Secondly, the debate must finish by 2.30 pm, and many Members have already indicated that they wish to speak. Therefore, I must restrict each Member’s time to no more that eight minutes.
I welcome the motion and congratulate the Alliance Party for moving it. I hope to adapt the Prime Minister’s phrase of a few years ago that his Government aim to be tough on criminals and on the causes of criminality. We all know that there is a problem. The situation is serious, although perhaps it is not yet the case that there has been a breakdown in law and order, albeit that some localities are heading in that direction.
According to police figures, in the south Belfast district command unit in my constituency, between 1999-2000 and the following year, burglaries rose by 19%, and robberies by 36% — an increase of more than one third. The National Federation of Retail Newsagents has impressed on me, as a constituency representative, that it is under severe pressure because many of its members have been attacked and robbed, not once but repeatedly, over many months, and often threateningly and violently. General crime figures are rising, especially crimes against property, although fortunately that is not necessarily true for all categories of crime. Again, using police statistics, between 1999-2000 and the following year, offences against the person declined in the so-called urban region of Greater Belfast, south Antrim and north Down.
What is to be done, bearing in mind the Speaker’s instruction about resourcing issues? There is the wider application of CCTV, which has been installed in Belfast city centre and in some other town centres. There is evidence that CCTV has had some impact on crime, although admittedly it may also simply displace it to the suburbs and the streets not similarly covered. We must consider police numbers, which is a subject that some people have used as a political football. The total nominal strength of the police service has reduced, but not by as much as is sometimes suggested. In 1996, according to police statistics, there were 12,830 officers. That had declined to 11,459 in 2000-01, and there have been some further reductions since. Additional to that reduction, there has been a decline in the effective strength of the service due to sickness and absence. Nevertheless, taking all of that into account, the number of police officers per head of population here is still markedly greater than for any city in Great Britain. It stands at roughly one officer for every 170 people, compared with one officer for every 285 people in Greater London and one officer for every 545 people in Sheffield. I hope that Assembly Colleagues on the Northern Ireland Policing Board will address the allocation and management of police strength cost effectively.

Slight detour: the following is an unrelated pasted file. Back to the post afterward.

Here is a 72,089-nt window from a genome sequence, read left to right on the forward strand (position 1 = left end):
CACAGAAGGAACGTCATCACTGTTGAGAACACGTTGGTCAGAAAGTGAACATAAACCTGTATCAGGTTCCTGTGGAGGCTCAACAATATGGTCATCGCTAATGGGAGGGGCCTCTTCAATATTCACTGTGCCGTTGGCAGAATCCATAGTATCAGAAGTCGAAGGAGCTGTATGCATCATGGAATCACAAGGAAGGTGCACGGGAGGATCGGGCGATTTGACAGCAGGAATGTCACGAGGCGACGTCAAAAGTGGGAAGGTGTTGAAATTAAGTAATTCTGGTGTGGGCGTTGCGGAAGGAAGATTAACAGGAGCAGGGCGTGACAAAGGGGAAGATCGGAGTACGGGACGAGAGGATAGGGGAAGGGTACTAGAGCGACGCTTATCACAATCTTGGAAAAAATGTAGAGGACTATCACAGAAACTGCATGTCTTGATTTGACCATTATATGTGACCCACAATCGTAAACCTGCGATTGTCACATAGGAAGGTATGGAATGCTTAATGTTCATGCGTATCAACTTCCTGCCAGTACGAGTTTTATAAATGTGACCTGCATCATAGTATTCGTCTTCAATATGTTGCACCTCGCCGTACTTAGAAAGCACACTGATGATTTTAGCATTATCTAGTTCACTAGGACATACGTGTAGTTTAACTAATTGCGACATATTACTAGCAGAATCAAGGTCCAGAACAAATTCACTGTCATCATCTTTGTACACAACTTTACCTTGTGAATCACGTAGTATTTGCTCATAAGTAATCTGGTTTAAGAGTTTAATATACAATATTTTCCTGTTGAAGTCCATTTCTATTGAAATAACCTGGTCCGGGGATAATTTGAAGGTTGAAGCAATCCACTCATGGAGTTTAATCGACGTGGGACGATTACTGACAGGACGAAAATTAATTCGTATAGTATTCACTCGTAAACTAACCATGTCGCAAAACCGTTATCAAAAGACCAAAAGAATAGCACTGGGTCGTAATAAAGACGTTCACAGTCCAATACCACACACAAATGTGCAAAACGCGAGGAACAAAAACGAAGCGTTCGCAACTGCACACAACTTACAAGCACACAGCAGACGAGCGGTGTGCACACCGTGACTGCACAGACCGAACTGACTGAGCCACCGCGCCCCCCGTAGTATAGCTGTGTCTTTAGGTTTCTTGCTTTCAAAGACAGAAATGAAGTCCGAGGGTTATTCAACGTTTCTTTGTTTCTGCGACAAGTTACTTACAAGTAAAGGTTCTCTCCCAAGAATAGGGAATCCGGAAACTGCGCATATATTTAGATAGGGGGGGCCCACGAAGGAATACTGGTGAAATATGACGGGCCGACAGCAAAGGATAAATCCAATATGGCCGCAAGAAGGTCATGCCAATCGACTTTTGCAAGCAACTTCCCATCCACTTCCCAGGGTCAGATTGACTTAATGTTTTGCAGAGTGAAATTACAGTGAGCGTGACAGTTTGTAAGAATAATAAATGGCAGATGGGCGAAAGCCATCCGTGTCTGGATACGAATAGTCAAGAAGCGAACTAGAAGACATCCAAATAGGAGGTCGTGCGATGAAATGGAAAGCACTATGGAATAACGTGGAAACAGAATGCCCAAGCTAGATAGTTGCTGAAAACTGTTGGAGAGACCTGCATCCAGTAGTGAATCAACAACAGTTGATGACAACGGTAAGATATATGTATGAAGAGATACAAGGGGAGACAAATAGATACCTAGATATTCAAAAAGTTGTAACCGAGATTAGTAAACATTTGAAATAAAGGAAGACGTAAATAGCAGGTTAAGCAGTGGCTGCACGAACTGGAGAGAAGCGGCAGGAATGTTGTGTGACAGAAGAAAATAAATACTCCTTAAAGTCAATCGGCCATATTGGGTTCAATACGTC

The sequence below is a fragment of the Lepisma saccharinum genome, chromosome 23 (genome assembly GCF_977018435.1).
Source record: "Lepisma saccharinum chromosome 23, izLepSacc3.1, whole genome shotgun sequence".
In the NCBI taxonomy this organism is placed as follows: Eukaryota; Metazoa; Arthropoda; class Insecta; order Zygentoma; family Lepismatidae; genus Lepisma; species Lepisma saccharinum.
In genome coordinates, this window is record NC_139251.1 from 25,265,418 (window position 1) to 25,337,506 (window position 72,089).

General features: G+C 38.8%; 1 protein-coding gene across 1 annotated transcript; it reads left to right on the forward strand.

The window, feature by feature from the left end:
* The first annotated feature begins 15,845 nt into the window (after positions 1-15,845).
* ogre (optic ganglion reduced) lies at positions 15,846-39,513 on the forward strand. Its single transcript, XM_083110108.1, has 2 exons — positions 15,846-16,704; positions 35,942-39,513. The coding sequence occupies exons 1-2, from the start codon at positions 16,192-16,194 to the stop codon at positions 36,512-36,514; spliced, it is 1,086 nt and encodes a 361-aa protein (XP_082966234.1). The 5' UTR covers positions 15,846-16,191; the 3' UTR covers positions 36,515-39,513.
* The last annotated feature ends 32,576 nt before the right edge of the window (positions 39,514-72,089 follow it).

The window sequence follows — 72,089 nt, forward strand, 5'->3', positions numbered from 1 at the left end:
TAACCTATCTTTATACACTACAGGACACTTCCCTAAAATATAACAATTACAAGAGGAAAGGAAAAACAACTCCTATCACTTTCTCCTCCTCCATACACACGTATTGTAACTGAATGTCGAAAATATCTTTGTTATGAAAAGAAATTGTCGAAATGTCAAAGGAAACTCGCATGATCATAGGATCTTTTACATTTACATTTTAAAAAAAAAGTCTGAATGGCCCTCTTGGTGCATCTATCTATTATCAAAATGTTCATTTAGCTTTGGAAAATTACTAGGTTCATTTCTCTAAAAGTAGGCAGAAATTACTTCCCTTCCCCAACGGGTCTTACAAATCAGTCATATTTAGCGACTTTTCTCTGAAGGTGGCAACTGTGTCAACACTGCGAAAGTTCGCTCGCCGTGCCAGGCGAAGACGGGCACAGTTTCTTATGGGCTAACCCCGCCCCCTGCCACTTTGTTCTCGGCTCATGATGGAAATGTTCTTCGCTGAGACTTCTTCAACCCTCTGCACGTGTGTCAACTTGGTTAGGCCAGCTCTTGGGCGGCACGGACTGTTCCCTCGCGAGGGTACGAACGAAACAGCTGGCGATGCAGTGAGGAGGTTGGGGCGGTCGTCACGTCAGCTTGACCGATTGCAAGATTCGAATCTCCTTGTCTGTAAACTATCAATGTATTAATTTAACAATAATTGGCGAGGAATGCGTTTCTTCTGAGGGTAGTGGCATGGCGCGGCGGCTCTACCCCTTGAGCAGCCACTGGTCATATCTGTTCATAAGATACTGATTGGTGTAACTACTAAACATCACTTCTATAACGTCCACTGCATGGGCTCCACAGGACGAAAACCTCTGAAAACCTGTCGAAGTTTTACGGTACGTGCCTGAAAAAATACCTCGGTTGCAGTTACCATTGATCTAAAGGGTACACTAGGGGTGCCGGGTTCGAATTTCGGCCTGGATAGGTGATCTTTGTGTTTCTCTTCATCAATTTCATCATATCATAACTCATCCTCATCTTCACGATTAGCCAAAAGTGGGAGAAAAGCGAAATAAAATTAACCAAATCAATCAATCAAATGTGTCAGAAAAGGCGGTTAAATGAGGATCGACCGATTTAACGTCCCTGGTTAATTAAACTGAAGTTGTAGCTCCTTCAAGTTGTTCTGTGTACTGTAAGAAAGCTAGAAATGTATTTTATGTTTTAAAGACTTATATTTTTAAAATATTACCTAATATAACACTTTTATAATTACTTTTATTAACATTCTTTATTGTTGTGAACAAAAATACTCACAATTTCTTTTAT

The police service is labouring in a difficult situation. There is still an appreciable threat of terrorism, and large- scale public order problems, notably in north Belfast have drawn police strength from other areas and left openings for criminality. The civilianisation of back-up services should be encouraged — especially the administrative services in police stations — to allow more bobbies to be on the beat.
Shopkeepers, who have repeatedly suffered attacks, have impressed on me that they fear that judges and magistrates have not sufficiently recognised the seriousness of crime against property. I recognise that that is Westminster’s responsibility, and on that point I agree with Mrs Bell that devolution of power on law and order to this House would be welcome.
A rise in crime — especially violent crime — is regrettably a general phenomenon found in almost every Western society. Therefore, to blame it on the 1998 agreement seems simplistic. As recently as this morning on ‘Good Morning Ulster’, it was noted that much of the background criminality is generated by youths who are technically children. Moreover, if left to their own devices, they will tend to become the hard core criminals of the future. Sometimes, perhaps rightly, we hear much about human rights. What about responsibilities, which should always balance rights? In particular, what about the responsibility of parents? Do they know where their teenage sons are? I say "sons" deliberately because most of this crime is a male phenomenon.
Sadly, we have the ridiculous situation in which the Office of Law Reform in the Department of Finance and Personnel is leaning towards an attempt to criminalise parents who use reasonable means to chastise their children — the so-called smacking debate. However, we lack the will to discipline the youths who create so much trouble on our streets. There are broader issues of attitude, which go beyond politics, as well as the particular points about resourcing raised in the motion.
I support the motion.
(Mr Deputy Speaker [Sir John Gorman] in the Chair)
I too support the motion and congratulate Eileen Bell and Kieran McCarthy for bringing the problem to the Assembly’s attention. We have seen the escalation of violence in all constituencies, with almost daily attacks on our ambulance and fire crews, bus and train personnel, the elderly and children.